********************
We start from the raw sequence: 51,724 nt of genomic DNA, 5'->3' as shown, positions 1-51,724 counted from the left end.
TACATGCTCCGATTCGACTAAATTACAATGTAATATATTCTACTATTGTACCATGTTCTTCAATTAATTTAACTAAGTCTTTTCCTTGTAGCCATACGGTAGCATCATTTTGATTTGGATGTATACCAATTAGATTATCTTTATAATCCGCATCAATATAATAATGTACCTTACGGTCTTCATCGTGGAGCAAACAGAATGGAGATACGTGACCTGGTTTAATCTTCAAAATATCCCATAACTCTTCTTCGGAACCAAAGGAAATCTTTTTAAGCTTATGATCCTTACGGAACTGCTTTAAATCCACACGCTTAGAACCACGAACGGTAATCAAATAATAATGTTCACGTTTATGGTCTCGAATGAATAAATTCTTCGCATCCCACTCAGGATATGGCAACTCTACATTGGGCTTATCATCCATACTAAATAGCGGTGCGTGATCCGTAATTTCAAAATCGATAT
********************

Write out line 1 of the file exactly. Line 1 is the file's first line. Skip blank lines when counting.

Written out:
We start from the raw sequence: 51,724 nt of genomic DNA, 5'->3' as shown, positions 1-51,724 counted from the left end.